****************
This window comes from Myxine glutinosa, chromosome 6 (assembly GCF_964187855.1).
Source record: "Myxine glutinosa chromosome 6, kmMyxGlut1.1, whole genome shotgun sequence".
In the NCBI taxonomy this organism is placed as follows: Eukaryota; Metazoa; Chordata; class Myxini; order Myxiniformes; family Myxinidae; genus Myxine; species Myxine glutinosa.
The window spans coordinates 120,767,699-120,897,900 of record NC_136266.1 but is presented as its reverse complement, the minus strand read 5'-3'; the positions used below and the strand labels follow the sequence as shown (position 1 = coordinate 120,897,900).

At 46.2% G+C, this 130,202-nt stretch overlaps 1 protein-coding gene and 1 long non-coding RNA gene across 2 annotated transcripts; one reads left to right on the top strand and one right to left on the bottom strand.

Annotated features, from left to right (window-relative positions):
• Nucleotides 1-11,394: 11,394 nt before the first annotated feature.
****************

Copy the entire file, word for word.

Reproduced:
This window comes from Myxine glutinosa, chromosome 6 (assembly GCF_964187855.1).
Source record: "Myxine glutinosa chromosome 6, kmMyxGlut1.1, whole genome shotgun sequence".
In the NCBI taxonomy this organism is placed as follows: Eukaryota; Metazoa; Chordata; class Myxini; order Myxiniformes; family Myxinidae; genus Myxine; species Myxine glutinosa.
The window spans coordinates 120,767,699-120,897,900 of record NC_136266.1 but is presented as its reverse complement, the minus strand read 5'-3'; the positions used below and the strand labels follow the sequence as shown (position 1 = coordinate 120,897,900).

At 46.2% G+C, this 130,202-nt stretch overlaps 1 protein-coding gene and 1 long non-coding RNA gene across 2 annotated transcripts; one reads left to right on the top strand and one right to left on the bottom strand.

Annotated features, from left to right (window-relative positions):
• Nucleotides 1-11,394: 11,394 nt before the first annotated feature.